Executive Director Rafael Espinal of the Freelancers Union Discusses Its Mission for Independent Workers Across the Country

Live from Music Row, Wednesday morning on The Tennessee Star Report with Michael Patrick Leahy – broadcast on Nashville’s Talk Radio 98.3 and 1510 WLAC weekdays from 5:00 a.m. to 8:00 a.m. – host Leahy welcomed Rafael Espinal, executive director for the Freelancers Union, who explained his background in politics and the union’s mission of helping independent workers across the country.

Leahy: We are joined on our newsmaker line right now by Rafael Espinal. He’s the executive director of a group called the Freelancers Union. Good morning, Rafael. Thanks for joining us today.

Espinal: Thanks for having me. It’s a pleasure.

Leahy: So, the Freelancers Union. Who are you, what are you about, and what are your major objectives?

Espinal: Yes, so we are a national organization, not a traditional labor union, but it’s an organization that works to bring freelance workers together. So anyone who considers themselves to be a self-employed or independent worker can come to our organization and seek advice, help, and support on how to start and run your own freelance business.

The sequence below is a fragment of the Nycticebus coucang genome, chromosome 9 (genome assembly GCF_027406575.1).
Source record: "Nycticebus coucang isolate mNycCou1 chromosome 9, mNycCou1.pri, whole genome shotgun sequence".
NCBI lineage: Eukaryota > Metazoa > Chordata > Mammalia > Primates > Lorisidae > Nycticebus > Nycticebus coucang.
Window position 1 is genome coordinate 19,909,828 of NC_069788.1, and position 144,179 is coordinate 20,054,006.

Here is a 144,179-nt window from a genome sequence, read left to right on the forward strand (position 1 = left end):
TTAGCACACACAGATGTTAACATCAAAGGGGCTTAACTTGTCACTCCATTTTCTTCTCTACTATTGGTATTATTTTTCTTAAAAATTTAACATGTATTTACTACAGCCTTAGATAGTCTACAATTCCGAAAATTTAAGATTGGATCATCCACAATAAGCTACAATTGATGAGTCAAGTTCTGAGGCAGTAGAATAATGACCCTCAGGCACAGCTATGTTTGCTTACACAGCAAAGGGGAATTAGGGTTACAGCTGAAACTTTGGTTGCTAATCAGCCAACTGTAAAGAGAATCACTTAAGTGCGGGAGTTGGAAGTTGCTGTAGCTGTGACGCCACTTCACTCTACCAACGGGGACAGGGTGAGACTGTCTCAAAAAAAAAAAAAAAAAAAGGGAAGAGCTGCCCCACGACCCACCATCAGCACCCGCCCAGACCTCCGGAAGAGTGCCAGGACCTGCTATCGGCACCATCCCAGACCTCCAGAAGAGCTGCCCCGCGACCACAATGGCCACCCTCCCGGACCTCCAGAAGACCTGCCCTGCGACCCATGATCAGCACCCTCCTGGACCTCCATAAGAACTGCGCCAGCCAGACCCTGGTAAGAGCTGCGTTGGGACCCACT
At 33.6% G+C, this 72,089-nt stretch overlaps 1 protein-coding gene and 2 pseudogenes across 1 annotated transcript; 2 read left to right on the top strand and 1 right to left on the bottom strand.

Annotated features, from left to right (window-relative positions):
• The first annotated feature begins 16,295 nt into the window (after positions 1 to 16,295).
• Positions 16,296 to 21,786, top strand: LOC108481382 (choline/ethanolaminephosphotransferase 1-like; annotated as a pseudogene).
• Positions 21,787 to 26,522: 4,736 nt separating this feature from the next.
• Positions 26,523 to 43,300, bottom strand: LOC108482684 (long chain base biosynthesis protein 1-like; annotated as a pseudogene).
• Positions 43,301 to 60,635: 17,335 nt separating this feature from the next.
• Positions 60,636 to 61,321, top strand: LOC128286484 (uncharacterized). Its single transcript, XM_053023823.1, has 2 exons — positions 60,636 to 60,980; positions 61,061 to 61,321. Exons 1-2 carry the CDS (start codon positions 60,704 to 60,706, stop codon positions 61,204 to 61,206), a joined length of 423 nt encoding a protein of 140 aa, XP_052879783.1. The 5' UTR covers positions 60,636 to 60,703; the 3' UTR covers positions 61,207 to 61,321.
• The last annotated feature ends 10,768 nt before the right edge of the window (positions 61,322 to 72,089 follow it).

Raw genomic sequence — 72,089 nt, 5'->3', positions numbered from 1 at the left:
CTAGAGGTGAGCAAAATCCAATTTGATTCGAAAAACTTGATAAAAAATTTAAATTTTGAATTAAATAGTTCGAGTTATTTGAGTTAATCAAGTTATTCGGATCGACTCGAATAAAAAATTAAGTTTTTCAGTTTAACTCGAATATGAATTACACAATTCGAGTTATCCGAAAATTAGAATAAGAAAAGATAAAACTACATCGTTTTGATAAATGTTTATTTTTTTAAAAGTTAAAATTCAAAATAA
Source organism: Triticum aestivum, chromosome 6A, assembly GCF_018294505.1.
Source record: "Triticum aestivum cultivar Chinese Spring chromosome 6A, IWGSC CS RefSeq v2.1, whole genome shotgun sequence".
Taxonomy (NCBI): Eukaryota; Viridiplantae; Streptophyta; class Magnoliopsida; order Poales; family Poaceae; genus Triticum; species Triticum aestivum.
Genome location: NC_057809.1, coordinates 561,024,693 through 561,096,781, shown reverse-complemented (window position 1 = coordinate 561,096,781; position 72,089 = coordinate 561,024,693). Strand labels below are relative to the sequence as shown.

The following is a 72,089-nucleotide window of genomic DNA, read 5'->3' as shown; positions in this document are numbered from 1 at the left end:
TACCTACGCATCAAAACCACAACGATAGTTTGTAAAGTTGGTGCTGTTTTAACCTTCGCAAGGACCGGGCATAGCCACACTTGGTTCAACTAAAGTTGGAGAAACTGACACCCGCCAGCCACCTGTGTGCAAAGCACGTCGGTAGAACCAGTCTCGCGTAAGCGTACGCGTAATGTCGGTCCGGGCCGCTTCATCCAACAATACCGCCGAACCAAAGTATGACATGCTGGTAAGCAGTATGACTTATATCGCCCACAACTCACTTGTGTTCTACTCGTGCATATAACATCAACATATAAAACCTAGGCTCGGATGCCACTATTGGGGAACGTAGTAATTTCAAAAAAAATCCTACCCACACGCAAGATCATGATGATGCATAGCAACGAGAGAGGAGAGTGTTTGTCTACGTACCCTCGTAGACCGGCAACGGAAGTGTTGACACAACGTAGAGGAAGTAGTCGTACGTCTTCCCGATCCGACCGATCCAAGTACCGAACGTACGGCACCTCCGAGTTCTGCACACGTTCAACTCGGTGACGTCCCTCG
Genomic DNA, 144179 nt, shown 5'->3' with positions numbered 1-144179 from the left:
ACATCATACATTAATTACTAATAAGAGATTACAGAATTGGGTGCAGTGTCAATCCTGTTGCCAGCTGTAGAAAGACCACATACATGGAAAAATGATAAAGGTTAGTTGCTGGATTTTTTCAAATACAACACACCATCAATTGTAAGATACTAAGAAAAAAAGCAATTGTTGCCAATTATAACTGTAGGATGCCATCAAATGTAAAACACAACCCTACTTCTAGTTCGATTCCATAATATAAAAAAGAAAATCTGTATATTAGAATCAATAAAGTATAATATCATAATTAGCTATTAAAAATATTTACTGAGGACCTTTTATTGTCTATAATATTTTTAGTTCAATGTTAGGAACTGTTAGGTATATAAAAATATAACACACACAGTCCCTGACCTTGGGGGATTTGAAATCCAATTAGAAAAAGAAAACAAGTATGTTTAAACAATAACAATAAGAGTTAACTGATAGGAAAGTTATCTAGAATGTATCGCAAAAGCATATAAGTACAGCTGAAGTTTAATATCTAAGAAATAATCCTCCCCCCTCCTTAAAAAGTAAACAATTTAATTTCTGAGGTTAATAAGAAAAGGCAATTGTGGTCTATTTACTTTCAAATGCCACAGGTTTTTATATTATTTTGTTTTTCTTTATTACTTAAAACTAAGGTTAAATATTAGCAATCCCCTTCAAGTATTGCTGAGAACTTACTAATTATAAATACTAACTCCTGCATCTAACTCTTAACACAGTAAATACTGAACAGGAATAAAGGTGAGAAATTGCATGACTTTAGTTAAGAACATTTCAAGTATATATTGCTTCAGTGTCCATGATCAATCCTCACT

So we focus a lot on building that community, advocating for the needs of independent workers, and also providing free programming so folks can know how to make sure that they’re writing proper contracts, getting paid on time, and are in a positive freelance journey.

Leahy: I see from your website, freelancersunion.org, that you’ve been around since 1995. Since your website is Freelancers Union dot-org, I’m guessing you are a nonprofit. What is your organizational status?

Espinal: We are a 501(c)(4) nonprofit political action organization. So we do have a nonprofit armor. We provide education and outreach and we also have a 501(c)(4) that we do a lot of advocacy on behalf of independent workers.

Leahy: Where are you based, Rafael?

Espinal: We’re based in New York City, but we have 5,000 members across the entire country, including in the state of Tennessee.

Leahy: Now when you say members, what has to happen for you to be a member of the Freelancers Union?

Espinal: First and foremost, you should be an independent worker. It doesn’t matter whether you do independent work full time or you have a side gig.

And second, you come onto our website and fill out a form – it’s free to join – and declare that you want to be a part of the organization and that you perform independent work.